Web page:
In response to a weak take-up of domestic international arbitration institutions and practice within Africa, the African Arbitration Association (AfAA) has been established and is now looking to embed the sector on the continent. Rukia Baruti, secretary general at the AfAA, explains the goals, methods and demands the Association sees itself responding to.
What is the AfAA and what is its mission?
The AfAA is a non-profit association whose mission is to promote, encourage, facilitate and advance the use of international arbitration within the African continent. It aims to:
- act as a reference point on international arbitration and alternative dispute resolution activities pertinent to Africa
- facilitate and encourage the appointment of African international arbitration practitioners and the use of African arbitration institutions
- increase co-ordination among its members in respect to Africa-related international arbitration and alternative dispute resolution activities
- advance the use of international arbitration and alternative dispute resolution (ADR) as effective methods of resolution of disputes arising from Africa-related transactions
- support the provision of technical assistance, awareness-raising and capacity-building activities to African governments
- increase co-ordination in delivering technical assistance and capacity-building activities throughout the African continent
What was the background to the establishment of the AfAA?
For some time now, there has been a realisation among African arbitration practitioners that international arbitration is not sufficiently developed or equally utilised in all African countries. As a consequence, several initiatives had been established to raise awareness of, or to build capacity in international arbitration in African countries. However, the growing number of such initiatives resulted in a duplication of efforts due to a lack of co-ordination and/or co-operation.
Furthermore, the unequal utilisation of international arbitration in Africa is demonstrated by the fact that the number of qualified African international arbitration practitioners appointed in international disputes, and the number of African arbitration institutions administering international disputes, is disproportionately small compared to the total number of Africa-related international disputes.
The cumulative effect of a series of annual Arbitration in Africa conferences hosted by the School of Oriental and African Studies in 2015–18, and the work done by the International Council for Commercial Arbitration (ICCA) Working Group on African Arbitral Practice, following the ICCA Congress held in Mauritius in May 2016, as well as the work done by other individuals and stakeholders, has facilitated the establishment of the AfAA.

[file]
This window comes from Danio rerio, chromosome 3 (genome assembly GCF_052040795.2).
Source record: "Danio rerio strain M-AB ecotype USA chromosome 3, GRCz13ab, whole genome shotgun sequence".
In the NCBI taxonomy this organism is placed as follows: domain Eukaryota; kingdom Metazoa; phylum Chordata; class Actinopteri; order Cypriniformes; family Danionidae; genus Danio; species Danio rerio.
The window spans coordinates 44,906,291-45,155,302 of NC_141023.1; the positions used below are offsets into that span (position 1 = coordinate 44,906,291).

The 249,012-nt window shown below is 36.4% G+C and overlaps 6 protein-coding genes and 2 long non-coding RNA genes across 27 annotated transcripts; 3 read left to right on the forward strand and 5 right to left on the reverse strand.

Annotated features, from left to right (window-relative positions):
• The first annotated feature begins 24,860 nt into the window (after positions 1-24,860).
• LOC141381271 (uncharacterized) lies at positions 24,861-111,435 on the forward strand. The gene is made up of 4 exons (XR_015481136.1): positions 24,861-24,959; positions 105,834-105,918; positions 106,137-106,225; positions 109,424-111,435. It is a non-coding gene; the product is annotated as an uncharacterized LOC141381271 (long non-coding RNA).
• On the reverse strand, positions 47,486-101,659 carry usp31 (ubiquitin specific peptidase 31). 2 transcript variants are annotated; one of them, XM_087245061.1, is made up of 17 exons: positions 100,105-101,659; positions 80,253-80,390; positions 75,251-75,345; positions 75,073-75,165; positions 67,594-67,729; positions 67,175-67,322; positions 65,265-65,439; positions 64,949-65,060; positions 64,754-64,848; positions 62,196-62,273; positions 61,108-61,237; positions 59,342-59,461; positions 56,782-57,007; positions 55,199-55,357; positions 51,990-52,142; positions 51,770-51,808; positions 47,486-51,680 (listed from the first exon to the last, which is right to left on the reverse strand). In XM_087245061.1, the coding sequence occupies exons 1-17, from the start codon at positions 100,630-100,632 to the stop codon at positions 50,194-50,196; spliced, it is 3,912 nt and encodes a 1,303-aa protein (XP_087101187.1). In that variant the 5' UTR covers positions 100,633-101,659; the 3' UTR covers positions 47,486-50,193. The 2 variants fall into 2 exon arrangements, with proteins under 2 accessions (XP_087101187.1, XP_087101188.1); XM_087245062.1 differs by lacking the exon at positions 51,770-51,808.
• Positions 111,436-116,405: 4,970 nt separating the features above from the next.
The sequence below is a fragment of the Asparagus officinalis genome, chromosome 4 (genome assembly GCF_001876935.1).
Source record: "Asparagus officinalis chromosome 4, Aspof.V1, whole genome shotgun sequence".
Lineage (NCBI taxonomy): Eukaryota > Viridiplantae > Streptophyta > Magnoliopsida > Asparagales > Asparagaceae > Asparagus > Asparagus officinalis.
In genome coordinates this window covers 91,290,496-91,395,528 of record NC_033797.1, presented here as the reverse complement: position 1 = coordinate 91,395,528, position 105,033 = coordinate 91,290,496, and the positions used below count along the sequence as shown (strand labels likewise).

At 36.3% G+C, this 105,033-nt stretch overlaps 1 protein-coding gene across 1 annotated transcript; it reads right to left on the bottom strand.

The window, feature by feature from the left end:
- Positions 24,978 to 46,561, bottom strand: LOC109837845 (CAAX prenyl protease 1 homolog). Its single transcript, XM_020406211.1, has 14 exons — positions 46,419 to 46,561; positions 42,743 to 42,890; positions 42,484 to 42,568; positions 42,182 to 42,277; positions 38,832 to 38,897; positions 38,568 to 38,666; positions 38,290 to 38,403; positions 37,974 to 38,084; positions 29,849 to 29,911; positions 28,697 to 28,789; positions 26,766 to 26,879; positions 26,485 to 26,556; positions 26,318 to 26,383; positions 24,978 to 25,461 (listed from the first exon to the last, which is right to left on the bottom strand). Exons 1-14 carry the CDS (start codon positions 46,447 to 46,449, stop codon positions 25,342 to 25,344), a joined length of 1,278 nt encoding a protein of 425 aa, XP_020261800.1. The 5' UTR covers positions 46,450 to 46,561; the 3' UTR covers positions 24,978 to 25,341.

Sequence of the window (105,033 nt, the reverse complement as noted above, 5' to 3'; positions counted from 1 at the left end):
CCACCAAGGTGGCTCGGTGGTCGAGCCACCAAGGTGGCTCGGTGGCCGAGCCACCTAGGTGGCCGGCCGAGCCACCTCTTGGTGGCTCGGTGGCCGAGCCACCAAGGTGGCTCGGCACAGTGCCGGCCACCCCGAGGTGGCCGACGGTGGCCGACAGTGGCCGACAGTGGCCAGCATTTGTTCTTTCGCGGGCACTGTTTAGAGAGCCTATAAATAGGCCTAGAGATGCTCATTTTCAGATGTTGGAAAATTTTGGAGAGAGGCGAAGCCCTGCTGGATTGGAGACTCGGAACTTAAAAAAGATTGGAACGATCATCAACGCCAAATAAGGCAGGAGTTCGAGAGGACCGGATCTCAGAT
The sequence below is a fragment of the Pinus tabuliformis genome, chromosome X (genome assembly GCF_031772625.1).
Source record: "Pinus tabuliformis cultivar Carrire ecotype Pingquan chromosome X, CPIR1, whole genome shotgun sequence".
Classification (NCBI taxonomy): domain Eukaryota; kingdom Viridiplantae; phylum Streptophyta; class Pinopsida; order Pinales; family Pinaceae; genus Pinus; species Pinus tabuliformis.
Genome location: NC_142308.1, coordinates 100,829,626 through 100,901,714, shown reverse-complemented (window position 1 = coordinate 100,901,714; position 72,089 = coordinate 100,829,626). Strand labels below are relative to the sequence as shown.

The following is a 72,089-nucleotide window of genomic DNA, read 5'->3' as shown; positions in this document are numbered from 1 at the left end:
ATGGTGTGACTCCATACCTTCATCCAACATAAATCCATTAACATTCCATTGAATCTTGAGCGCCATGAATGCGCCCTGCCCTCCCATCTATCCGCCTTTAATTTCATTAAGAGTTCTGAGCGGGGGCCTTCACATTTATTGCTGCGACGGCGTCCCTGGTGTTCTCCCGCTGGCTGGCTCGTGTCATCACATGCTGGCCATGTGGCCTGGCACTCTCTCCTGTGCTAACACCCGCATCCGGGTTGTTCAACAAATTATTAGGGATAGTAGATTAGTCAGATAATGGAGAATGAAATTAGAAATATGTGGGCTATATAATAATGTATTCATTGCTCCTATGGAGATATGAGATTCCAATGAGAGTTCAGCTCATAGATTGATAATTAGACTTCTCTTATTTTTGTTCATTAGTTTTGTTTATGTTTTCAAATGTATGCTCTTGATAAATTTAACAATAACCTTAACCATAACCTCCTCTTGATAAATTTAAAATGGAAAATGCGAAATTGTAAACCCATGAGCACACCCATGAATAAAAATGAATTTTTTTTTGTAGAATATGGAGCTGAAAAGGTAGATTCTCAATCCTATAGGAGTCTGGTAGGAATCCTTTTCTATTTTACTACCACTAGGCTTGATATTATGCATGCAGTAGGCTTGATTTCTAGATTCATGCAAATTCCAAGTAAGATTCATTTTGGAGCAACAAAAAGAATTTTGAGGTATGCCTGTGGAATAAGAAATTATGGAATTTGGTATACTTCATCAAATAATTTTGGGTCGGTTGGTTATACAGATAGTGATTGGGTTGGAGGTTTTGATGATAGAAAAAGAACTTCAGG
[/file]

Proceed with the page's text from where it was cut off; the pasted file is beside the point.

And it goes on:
What does your role as Secretary General involve?
My role as the Secretary General of the AfAA involves overseeing the work of the Secretariat, which is to ensure that the aims of the AfAA are met.
What is your background, and what other initiatives have you undertaken for the promotion of arbitration in Africa?
I have worked as an arbitration practitioner since 2006 when I practised law at SJ Berwin LLP in London (now King & Wood Mallesons). I also sit as an arbitrator and have sat in cases before the London Court of International Arbitration, the International Chamber of Commerce and ad hoc arbitrations.
My commitment to promoting international law and arbitration with African lawyers stretches back to my co-founding of International Lawyers for Africa (ILFA) in 2006 and to founding and managing Africa International Legal Awareness (AILA) in 2010. While ILFA involves providing secondments in international firms to African lawyers, AILA provides training in international economic laws with an emphasis on investment treaty law and investment arbitration. AILA also promotes recognition of international law expertise among African practitioners.
How do you see the future for African arbitrators and for international arbitration on the continent?
I am under no illusion as to the magnitude of the task that lies ahead for African arbitrators to ensure they get appointments, not only from African parties and African arbitral institutions, but also from non-African parties and institutions. However, I remain optimistic that we will increasingly become recognised as long as we continue to put in a lot of time and effort to promoting ourselves within the African continent.
When Africans eventually have confidence in and accept their own arbitration practitioners and arbitral institutions, appointing African arbitrators and arbitrating in Africa will become commonplace.
Interviewed by Julian Sayarer. The views expressed by our Legal Analysis interviewees are not necessarily those of the proprietor.